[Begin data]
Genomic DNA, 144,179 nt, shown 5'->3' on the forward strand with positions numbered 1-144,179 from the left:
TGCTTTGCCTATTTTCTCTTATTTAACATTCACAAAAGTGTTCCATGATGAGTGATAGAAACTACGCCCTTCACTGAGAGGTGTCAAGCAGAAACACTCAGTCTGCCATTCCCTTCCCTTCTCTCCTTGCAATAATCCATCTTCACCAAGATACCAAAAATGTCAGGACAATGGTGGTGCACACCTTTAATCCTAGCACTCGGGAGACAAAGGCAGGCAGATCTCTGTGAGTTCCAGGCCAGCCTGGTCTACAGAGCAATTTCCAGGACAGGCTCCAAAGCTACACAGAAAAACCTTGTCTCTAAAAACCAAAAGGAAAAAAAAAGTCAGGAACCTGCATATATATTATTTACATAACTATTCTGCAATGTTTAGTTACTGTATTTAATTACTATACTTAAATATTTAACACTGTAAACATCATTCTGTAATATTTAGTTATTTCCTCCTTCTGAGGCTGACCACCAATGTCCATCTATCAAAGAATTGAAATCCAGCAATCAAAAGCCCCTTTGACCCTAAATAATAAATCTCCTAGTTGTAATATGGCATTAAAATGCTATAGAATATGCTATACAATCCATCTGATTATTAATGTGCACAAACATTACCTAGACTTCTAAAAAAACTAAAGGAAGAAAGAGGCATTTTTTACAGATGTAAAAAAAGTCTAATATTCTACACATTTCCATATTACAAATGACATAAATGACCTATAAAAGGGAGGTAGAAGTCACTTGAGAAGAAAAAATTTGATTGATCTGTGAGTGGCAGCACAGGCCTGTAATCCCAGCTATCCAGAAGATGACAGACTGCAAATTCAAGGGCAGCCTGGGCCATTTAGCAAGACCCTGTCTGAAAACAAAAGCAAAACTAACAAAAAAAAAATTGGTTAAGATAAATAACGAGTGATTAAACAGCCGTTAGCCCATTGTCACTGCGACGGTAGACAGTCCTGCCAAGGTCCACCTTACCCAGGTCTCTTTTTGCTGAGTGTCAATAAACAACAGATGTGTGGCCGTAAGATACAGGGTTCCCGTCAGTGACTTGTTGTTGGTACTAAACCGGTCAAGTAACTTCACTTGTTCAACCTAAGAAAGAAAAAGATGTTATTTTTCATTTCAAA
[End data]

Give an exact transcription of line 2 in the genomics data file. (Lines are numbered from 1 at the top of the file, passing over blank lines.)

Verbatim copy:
TGCTTTGCCTATTTTCTCTTATTTAACATTCACAAAAGTGTTCCATGATGAGTGATAGAAACTACGCCCTTCACTGAGAGGTGTCAAGCAGAAACACTCAGTCTGCCATTCCCTTCCCTTCTCTCCTTGCAATAATCCATCTTCACCAAGATACCAAAAATGTCAGGACAATGGTGGTGCACACCTTTAATCCTAGCACTCGGGAGACAAAGGCAGGCAGATCTCTGTGAGTTCCAGGCCAGCCTGGTCTACAGAGCAATTTCCAGGACAGGCTCCAAAGCTACACAGAAAAACCTTGTCTCTAAAAACCAAAAGGAAAAAAAAAGTCAGGAACCTGCATATATATTATTTACATAACTATTCTGCAATGTTTAGTTACTGTATTTAATTACTATACTTAAATATTTAACACTGTAAACATCATTCTGTAATATTTAGTTATTTCCTCCTTCTGAGGCTGACCACCAATGTCCATCTATCAAAGAATTGAAATCCAGCAATCAAAAGCCCCTTTGACCCTAAATAATAAATCTCCTAGTTGTAATATGGCATTAAAATGCTATAGAATATGCTATACAATCCATCTGATTATTAATGTGCACAAACATTACCTAGACTTCTAAAAAAACTAAAGGAAGAAAGAGGCATTTTTTACAGATGTAAAAAAAGTCTAATATTCTACACATTTCCATATTACAAATGACATAAATGACCTATAAAAGGGAGGTAGAAGTCACTTGAGAAGAAAAAATTTGATTGATCTGTGAGTGGCAGCACAGGCCTGTAATCCCAGCTATCCAGAAGATGACAGACTGCAAATTCAAGGGCAGCCTGGGCCATTTAGCAAGACCCTGTCTGAAAACAAAAGCAAAACTAACAAAAAAAAAATTGGTTAAGATAAATAACGAGTGATTAAACAGCCGTTAGCCCATTGTCACTGCGACGGTAGACAGTCCTGCCAAGGTCCACCTTACCCAGGTCTCTTTTTGCTGAGTGTCAATAAACAACAGATGTGTGGCCGTAAGATACAGGGTTCCCGTCAGTGACTTGTTGTTGGTACTAAACCGGTCAAGTAACTTCACTTGTTCAACCTAAGAAAGAAAAAGATGTTATTTTTCATTTCAAA